2 State of the art

In most virtual organizations collaboration is done via groupware systems. Such systems provide for several communication techniques (email, video-conferencing, shared workspaces, news groups, workflows, etc.). Some of them have integrated awareness facilities [Mark et al. 97]. Awareness services generate information about other users' working and using behavior. For example one gets to know if a document is replaced, an email is sent, etc.

Research on electronic support of peripheral expertise is done for more than a decade. It is derived from the idea that in work context not only explicitly published information is relevant but also implicitly ones are [Heath and Luff 92]. This idea was integrated in the context of computer-supported cooperative work where events relevant to the working context are stored and distributed to the users [Dourish and Bellotti 92], [Rodden 96], [Benford and Fahlen 93].

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There are two problems with these approaches: First, the privacy of the users is tangled [Schultze and Vandenbosch 98], [Bellotti and Sellen 93].

The second problem is that most of the information generated and distributed by the system is irrelevant to most of the users [Hiltz and Turoff 85], [Schultze and Vandenbosch 98]. Those problems are addressed by configurable awareness systems [Rauschenbach 96]. They have to be addressed individually whenever implementing an awareness system into an organizational context.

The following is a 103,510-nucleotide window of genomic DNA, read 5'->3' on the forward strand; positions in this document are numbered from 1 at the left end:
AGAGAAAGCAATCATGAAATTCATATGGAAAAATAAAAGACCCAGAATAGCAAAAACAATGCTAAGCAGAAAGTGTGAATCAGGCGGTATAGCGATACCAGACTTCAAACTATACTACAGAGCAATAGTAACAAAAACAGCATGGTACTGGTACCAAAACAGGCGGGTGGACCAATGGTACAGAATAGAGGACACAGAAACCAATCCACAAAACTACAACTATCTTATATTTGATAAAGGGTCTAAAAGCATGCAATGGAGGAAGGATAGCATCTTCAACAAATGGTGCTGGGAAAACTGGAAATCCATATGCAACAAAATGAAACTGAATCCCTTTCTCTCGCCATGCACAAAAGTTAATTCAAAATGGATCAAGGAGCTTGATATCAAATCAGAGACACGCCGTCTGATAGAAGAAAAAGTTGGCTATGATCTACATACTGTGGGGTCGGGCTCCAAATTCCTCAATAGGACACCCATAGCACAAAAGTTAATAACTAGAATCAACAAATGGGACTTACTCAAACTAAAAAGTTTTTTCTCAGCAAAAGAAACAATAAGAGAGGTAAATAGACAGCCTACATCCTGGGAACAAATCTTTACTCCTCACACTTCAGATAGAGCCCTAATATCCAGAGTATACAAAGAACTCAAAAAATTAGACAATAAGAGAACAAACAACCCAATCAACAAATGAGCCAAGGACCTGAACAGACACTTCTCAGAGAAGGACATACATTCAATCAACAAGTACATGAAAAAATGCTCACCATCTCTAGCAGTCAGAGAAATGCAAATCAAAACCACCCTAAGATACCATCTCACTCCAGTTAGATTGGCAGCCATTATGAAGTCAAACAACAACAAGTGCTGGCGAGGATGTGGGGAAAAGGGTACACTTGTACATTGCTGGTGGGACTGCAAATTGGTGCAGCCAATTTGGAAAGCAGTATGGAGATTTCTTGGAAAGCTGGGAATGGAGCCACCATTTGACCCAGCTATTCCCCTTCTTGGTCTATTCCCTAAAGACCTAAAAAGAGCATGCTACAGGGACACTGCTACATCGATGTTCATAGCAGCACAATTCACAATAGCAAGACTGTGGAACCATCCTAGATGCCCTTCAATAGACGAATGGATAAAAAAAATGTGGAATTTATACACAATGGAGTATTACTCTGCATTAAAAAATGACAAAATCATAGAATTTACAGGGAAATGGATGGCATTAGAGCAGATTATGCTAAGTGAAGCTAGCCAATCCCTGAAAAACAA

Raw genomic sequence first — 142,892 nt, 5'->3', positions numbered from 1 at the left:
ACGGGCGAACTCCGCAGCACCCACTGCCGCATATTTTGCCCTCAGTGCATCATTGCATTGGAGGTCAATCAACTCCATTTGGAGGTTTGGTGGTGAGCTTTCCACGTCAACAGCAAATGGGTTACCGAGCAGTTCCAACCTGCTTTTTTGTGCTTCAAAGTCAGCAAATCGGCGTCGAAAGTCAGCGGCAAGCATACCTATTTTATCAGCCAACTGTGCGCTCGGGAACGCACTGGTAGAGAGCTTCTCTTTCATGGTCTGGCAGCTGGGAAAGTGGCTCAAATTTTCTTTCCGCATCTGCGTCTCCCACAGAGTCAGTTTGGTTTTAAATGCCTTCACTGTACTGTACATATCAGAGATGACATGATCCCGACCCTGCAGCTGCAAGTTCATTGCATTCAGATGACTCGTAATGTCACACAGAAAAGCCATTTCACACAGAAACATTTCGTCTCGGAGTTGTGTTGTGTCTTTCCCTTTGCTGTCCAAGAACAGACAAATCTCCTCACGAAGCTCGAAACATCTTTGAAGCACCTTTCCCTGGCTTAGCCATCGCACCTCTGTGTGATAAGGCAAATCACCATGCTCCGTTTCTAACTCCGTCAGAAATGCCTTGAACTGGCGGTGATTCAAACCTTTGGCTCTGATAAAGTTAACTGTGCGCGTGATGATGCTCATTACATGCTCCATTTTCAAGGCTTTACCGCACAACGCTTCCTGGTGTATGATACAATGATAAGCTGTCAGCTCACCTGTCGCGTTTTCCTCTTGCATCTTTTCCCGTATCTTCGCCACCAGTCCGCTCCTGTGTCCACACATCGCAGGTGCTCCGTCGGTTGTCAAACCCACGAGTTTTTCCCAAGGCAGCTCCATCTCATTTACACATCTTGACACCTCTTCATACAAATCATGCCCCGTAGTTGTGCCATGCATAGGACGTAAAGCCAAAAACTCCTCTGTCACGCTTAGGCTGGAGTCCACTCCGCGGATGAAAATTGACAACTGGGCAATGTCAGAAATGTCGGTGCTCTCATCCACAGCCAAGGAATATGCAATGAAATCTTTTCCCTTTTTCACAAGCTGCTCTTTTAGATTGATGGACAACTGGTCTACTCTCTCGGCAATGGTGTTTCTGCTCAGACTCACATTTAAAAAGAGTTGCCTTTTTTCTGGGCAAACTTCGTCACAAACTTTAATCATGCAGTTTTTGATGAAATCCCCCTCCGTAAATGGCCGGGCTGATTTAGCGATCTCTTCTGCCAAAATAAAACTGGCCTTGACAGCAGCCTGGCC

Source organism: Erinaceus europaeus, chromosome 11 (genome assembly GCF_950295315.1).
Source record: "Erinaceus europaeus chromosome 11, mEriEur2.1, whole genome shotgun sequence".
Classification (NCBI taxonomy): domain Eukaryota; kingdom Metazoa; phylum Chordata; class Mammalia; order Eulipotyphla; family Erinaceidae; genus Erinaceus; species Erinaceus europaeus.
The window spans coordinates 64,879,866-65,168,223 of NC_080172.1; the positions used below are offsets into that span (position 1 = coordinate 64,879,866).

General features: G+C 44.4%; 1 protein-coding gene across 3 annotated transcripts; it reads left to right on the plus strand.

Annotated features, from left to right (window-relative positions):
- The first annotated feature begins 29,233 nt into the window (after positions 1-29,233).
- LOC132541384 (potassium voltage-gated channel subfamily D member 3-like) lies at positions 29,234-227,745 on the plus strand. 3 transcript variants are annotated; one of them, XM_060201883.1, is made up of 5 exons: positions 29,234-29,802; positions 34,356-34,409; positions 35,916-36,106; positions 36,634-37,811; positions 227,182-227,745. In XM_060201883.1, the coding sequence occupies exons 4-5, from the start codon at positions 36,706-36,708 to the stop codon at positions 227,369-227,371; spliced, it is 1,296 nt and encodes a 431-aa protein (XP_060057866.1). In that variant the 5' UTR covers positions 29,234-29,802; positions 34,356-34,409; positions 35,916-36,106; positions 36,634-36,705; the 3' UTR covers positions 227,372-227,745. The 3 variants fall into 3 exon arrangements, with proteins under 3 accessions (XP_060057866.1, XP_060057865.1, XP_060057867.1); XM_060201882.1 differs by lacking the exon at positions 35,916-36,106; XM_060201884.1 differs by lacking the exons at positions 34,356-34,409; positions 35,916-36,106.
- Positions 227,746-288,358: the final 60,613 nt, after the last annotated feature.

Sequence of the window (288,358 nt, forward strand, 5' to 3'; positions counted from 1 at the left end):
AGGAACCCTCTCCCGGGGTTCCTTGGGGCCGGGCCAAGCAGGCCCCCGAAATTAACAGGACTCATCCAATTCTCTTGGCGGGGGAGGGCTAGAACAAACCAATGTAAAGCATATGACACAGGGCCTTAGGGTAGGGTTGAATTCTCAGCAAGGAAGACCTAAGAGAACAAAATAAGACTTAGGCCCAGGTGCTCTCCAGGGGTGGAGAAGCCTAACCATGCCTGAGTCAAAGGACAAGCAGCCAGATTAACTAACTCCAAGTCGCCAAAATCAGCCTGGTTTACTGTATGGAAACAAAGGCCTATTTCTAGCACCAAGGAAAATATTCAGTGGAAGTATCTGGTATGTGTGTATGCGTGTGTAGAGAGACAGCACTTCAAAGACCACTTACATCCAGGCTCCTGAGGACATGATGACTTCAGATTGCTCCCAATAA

The problem of making competencies transparent can be seen as part of the more general problem of broadcasting meta-knowledge which was raised by [von Krogh and Venzin 95]. They discussed five main tasks that have to be performed by knowledge management. The technical support of knowledge management within organizations was oriented mainly by the idea of creating an organizational memory [Walsh and Unger 91]. This resulted in the management of huge distributed information bases (i.e. [Akscyn et al. 88]). This approach has some shortcomings. For example [Bannon and Kuuti 96] noted that these solutions isolate knowledge from working processes in which it is needed.

Other approaches concentrated on the support of communication [Ackerman and Malone 90] due to the fact that not all the knowledge can be made explicit [Nonaka and Takeuchi 95]. In this context the idea of virtual information and communication spheres that can be adapted cooperatively was discussed [Shum 97].